Understanding the Global Economy through the History of Things,1000-2000 CE
Call for Papers: XIII Congress of the International Economic History Association, Buenos Aires, July 22-26, 2001
The production, trade, and consumption of commodities such as silk, salt, oil and cotton have woven together different parts of the world throughout the centuries. This panel will explore the character of these international links and show how they have changed during the past 1000 years. Papers will investigate the connections between agriculture, trade, industry and consumption created by particular commodities, examine the impact of an increasing global integration of markets on the way things were produced and ask how we can understand the particular ways specific places were integrated into the world economy. Taken together, the papers will inquire into the impact of states, diverse resource endowments, non-state actors, and the distribution of social power in particular places on the spatial structure of the production and consumption of a number of core commodities. We will pay particular attention to the people who facilitated these global networks--merchants, diaspora communities, and migrant workers, among others.
During the past years, historians have increasingly become interested in understanding processes, identities and networks that transcend the nation-state. For this panel, we invite paper proposals that explore more global approaches to understanding the development of past economies by interrogating the changing relationships between the economies of different towns, cities, regions and nation-states to one another through the history of particular commodities. Case studies are welcome, as are more theoretical explorations of the themes raised. We are interested in historical, economic, anthropological and sociological approaches that will allow us to focus on diverse and seemingly contradictory developments, such as the spread of free labor and slavery, industrialization and deindustrialization, markets and states--in short, to think about the unity of the diverse.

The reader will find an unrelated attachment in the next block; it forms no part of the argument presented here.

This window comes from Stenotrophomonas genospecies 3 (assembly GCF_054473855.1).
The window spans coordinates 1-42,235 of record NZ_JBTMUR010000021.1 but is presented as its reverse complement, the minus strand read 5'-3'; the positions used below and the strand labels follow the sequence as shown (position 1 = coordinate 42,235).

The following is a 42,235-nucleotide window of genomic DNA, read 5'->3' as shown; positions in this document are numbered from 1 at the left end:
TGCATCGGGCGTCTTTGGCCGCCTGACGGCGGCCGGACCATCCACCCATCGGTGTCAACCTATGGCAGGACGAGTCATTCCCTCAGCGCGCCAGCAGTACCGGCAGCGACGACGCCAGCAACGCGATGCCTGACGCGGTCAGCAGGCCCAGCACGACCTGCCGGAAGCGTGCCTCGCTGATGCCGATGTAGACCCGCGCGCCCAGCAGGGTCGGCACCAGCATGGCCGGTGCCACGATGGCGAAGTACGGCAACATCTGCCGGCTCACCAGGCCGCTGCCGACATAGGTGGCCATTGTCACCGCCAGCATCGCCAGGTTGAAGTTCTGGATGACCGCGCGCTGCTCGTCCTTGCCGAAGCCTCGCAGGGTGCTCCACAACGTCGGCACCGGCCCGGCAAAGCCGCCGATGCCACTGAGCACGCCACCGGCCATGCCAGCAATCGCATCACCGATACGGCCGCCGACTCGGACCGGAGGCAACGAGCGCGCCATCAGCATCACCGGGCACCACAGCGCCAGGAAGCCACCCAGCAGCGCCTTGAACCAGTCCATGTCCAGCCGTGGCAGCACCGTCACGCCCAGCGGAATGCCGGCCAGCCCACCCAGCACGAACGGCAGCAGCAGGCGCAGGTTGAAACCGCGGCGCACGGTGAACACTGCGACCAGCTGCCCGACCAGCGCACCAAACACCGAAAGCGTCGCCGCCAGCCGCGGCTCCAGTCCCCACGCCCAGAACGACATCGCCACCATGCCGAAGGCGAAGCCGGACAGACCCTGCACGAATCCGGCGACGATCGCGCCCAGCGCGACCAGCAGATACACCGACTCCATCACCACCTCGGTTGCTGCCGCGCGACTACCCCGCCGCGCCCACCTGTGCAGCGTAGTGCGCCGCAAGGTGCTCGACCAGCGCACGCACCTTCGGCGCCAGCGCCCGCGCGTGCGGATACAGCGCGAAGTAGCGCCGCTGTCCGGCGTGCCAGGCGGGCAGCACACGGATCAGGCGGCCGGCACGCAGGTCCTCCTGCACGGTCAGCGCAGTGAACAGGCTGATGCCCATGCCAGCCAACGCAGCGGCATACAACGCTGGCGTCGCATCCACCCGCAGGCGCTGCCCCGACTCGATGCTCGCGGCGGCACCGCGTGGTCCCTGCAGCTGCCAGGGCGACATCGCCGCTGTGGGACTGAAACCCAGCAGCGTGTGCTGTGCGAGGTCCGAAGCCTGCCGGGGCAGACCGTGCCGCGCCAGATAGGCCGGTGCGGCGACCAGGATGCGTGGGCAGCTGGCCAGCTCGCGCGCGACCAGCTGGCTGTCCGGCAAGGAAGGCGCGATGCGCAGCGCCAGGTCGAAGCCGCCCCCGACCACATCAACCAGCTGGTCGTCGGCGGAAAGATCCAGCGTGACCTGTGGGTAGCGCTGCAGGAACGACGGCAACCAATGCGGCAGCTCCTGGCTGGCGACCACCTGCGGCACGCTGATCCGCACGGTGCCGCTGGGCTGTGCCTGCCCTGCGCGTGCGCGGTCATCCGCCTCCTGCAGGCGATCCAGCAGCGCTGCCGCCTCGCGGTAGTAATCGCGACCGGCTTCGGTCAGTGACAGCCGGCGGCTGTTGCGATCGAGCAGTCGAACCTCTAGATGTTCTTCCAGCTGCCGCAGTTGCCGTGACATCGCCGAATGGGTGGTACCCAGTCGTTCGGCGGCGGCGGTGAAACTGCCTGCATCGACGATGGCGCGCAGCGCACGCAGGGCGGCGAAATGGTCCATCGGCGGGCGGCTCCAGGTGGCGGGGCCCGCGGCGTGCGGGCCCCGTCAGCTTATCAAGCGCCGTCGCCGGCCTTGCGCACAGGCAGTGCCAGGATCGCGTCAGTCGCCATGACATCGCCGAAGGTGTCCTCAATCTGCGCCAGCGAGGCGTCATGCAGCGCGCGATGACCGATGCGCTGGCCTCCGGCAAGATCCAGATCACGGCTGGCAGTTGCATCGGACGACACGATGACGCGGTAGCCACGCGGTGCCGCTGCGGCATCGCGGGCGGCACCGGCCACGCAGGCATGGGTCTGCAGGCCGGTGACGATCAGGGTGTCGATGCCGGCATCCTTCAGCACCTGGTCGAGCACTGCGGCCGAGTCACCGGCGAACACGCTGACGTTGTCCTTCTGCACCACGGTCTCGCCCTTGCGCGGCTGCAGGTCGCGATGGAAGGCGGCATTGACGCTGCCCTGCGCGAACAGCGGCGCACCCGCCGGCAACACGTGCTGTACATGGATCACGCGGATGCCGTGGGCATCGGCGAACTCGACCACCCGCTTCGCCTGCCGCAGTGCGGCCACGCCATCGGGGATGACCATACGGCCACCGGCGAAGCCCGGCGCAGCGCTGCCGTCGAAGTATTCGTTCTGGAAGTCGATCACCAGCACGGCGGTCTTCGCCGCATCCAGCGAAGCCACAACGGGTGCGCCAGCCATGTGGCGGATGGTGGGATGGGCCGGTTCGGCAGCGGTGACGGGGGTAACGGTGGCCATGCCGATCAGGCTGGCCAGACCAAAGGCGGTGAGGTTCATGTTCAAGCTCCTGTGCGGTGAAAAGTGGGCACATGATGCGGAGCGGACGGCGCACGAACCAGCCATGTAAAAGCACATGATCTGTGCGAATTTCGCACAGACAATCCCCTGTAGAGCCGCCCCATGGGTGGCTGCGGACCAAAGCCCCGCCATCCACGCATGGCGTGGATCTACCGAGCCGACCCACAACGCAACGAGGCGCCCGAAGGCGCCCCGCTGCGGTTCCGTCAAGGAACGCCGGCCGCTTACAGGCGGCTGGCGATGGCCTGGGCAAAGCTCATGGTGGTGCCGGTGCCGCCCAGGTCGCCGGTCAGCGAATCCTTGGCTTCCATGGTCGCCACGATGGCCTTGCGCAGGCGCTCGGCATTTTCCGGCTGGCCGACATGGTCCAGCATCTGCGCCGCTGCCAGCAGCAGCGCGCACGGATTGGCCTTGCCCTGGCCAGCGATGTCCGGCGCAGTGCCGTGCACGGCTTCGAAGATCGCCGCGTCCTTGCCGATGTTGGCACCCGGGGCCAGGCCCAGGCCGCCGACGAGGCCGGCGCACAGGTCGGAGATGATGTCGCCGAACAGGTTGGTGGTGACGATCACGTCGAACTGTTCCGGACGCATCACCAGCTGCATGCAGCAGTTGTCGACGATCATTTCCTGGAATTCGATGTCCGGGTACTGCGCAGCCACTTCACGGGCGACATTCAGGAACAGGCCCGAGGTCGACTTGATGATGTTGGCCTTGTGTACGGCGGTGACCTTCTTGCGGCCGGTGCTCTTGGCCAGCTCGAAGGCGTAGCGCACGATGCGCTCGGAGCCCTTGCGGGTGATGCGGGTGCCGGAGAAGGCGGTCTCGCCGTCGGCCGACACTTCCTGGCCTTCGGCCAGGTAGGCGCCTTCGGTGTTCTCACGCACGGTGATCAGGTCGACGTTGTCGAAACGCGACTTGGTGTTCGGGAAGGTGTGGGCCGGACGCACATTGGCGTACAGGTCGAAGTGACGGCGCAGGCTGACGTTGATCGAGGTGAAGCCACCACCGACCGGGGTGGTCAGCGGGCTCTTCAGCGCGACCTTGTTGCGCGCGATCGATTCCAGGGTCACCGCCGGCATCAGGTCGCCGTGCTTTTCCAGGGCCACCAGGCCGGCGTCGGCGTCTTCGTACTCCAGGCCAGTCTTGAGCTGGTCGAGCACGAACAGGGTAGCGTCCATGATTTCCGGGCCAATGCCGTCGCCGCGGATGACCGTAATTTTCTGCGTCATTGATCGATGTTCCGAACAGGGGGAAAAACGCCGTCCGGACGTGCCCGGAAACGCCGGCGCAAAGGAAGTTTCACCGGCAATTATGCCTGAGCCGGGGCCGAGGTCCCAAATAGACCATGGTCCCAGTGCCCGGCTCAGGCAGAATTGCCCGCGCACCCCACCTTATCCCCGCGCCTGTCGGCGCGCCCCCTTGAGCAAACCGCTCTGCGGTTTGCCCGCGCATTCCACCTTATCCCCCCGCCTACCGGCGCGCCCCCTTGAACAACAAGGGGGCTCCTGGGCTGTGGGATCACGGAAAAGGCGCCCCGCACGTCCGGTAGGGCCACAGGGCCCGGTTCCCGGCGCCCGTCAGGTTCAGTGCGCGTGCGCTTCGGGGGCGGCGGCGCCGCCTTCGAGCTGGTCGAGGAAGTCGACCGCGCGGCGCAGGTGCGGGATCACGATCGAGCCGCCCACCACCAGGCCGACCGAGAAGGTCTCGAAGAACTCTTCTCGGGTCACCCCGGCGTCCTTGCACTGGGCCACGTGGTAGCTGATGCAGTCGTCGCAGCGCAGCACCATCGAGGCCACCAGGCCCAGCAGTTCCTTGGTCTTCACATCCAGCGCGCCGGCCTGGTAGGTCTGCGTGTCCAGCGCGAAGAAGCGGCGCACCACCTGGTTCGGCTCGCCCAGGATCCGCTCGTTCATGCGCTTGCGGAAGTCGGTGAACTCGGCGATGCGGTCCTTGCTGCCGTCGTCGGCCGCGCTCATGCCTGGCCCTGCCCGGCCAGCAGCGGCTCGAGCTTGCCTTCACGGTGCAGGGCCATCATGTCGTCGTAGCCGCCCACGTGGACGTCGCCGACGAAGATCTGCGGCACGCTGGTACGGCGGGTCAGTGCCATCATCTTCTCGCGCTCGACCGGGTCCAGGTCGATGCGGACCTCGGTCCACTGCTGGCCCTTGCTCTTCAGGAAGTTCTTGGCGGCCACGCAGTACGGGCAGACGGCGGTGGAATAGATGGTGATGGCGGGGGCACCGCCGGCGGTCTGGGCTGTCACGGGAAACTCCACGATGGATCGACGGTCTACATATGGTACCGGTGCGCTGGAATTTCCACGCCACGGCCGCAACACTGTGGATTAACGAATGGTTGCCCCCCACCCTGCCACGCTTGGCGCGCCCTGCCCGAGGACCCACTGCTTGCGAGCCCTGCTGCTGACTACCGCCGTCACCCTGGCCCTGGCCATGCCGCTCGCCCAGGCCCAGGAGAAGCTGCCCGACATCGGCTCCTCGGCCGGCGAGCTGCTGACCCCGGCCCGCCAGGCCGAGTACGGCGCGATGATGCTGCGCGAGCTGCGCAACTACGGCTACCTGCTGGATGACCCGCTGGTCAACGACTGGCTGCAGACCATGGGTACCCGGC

If you are interested in participating in the panel, please submit(by October 15, 2001) a short proposal along with a copy of your cv. This is an international conference and we are actively trying to recruit participants from outside the United States.
For more information on the conference, please consult http://www.eh.net/XIIICongress.
Sven Beckert and Cemal Kafadar, Session chairs
Dunwalke Associate Professor of History
Department of History
210 Robinson Hall
Cambridge, MA 02138
Tel. (617) 495-0697
Fax (617) 496-3425 Email: firstname.lastname@example.org
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